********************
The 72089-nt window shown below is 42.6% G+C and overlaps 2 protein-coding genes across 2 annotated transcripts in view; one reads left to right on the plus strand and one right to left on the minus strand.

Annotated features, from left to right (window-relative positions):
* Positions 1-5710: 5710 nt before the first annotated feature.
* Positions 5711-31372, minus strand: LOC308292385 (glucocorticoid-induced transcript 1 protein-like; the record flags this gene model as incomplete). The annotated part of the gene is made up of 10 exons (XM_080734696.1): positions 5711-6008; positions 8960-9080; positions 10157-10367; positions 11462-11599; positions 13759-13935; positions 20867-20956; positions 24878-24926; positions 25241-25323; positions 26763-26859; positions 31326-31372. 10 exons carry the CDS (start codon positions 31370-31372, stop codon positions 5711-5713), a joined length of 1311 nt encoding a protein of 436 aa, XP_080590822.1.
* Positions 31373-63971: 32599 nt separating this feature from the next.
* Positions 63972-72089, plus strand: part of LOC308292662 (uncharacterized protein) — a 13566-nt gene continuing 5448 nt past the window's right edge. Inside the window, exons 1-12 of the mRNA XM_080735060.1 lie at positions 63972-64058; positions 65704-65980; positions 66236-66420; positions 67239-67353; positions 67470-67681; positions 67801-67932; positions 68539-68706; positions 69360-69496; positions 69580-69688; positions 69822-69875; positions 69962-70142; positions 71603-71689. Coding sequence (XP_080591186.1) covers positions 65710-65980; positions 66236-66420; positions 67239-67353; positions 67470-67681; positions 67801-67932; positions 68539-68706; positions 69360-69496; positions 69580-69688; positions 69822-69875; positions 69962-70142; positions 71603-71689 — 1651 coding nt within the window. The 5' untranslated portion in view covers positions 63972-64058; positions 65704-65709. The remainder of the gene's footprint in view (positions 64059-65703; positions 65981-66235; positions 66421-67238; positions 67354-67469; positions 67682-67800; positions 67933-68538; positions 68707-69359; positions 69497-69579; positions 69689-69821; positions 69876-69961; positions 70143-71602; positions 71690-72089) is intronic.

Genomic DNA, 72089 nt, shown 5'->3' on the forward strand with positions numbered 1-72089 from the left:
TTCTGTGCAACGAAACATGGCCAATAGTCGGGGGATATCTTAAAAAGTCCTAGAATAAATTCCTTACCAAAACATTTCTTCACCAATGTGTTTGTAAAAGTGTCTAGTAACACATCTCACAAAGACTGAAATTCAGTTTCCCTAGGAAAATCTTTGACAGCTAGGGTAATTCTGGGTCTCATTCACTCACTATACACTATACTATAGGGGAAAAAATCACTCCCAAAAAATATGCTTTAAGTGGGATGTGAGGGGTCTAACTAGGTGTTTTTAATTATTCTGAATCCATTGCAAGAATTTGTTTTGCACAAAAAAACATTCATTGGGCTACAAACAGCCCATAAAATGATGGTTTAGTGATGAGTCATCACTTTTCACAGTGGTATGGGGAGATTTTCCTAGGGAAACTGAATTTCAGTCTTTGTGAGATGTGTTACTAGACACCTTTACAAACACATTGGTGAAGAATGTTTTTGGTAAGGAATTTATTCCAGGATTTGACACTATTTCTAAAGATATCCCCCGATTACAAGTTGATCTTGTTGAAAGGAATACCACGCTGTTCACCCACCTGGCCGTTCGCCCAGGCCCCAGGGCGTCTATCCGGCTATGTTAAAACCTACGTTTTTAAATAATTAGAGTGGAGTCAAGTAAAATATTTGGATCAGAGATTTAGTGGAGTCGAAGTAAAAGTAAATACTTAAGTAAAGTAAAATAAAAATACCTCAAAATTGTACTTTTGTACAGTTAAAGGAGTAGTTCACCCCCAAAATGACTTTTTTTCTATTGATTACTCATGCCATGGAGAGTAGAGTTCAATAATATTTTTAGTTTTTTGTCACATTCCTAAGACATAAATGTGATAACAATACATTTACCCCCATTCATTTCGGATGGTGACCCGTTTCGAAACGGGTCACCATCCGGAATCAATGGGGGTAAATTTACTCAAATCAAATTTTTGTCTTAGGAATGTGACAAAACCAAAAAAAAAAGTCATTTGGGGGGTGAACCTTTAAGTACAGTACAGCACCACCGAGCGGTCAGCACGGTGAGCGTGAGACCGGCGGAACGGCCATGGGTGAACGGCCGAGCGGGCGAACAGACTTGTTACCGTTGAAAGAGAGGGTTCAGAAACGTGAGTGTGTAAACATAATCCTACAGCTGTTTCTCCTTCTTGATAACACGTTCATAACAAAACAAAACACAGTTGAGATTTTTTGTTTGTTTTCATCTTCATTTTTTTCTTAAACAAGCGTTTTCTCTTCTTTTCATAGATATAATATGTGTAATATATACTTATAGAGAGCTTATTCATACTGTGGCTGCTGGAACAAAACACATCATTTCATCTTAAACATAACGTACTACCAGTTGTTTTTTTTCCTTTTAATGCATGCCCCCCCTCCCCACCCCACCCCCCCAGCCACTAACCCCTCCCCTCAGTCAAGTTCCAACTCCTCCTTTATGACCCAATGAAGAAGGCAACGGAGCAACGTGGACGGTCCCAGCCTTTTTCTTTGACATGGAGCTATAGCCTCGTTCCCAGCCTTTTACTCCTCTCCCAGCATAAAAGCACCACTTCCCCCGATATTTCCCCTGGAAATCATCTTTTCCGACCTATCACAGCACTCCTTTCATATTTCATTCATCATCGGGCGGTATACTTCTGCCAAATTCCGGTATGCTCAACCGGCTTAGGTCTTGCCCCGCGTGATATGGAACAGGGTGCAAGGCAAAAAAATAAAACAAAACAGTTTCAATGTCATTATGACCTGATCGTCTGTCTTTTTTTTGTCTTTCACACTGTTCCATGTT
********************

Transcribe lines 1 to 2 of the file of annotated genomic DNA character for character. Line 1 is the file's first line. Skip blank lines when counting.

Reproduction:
The 72089-nt window shown below is 42.6% G+C and overlaps 2 protein-coding genes across 2 annotated transcripts in view; one reads left to right on the plus strand and one right to left on the minus strand.

Annotated features, from left to right (window-relative positions):